CLEVELAND — There’s a possibility that people in Northern Ohio could get the rare chance to see the Northern Lights Thursday night.
Talks of a possible sighting of the Northern Lights created some buzz on social media, particularly after the National Weather Service of Cleveland posted a map of where the Northern Lights might be visible.
So there is a lot of buzz about potential #SolarStorm heading our way. The SWPC issued a G3 Geomagnetic Storm Watch for Thursday, Dec 10th. Yellow line on the map shows the furthest southward potential for the #NorthernLights could be observed.https://t.co/peTr0Sbefw#OHwx #PAwx pic.twitter.com/4RMWXcZYTB— NWS Cleveland (@NWSCLE) December 9, 2020
It's true that earlier this week the sun produced a big solar flare pointed directly toward Earth. That sun spot burped out a ball of energy known as a Coronal Mass Ejection (CME), which is headed toward the third rock from the sun and should begin hitting our planet Wednesday night.
When this kind of energy impacts us, it can affect radio waves, cell phones, etc. and it produces some incredible light displays at the North Pole called the Aurora Borealis.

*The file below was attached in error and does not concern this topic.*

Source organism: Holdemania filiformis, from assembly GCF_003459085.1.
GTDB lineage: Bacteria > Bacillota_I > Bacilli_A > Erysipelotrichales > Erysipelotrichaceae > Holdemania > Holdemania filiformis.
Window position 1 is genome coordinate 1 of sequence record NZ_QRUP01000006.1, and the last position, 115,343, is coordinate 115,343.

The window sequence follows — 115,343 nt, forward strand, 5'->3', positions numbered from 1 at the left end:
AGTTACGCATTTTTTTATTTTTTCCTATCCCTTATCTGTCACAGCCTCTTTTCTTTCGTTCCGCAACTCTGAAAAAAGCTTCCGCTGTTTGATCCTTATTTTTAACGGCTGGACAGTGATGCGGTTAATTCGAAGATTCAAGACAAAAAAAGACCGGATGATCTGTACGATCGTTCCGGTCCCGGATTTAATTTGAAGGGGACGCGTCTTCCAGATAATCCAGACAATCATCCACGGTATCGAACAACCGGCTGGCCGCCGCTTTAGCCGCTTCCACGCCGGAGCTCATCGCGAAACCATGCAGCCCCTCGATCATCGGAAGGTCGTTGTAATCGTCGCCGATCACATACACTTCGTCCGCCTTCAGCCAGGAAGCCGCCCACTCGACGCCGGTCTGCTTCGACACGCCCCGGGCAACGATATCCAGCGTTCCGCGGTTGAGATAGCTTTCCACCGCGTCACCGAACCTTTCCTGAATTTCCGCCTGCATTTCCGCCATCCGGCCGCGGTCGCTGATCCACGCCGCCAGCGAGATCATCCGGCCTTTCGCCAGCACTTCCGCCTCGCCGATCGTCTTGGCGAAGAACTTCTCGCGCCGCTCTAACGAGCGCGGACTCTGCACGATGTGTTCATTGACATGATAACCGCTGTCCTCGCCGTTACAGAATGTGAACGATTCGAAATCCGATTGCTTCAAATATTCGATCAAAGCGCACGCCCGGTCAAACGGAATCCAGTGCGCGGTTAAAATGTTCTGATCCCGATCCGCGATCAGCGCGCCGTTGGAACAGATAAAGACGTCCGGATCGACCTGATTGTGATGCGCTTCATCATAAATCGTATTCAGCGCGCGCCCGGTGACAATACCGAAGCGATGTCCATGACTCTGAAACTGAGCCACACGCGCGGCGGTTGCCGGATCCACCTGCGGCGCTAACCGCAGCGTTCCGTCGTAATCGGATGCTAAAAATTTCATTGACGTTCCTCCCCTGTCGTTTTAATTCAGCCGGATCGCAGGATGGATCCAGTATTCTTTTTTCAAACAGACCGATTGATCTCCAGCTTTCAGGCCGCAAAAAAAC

According to scientists, this CME is about a 3 on a scale of 1 to 5, meaning it's a moderate blast of energy. It will likely produce Northern Lights that will be visible across our northernmost states like Maine, Minnesota and North Dakota. Since Ohio is a bit farther south, this event has a small to medium chance of being visible from Northern Ohio sometime Thursday night.
Luckily for us, our skies should be mostly clear. Auroras appear in the northern sky. It's best to look for them away from city lights if possible. As for when an Aurora Borealis could appear, that's a much tougher question to answer. Scientists often only have a good 30 to 60 minute lead time to forecast an Aurora.
The Space Weather Prediction Center does have a web page that can tell you when an aurora will appear within 30 minutes.
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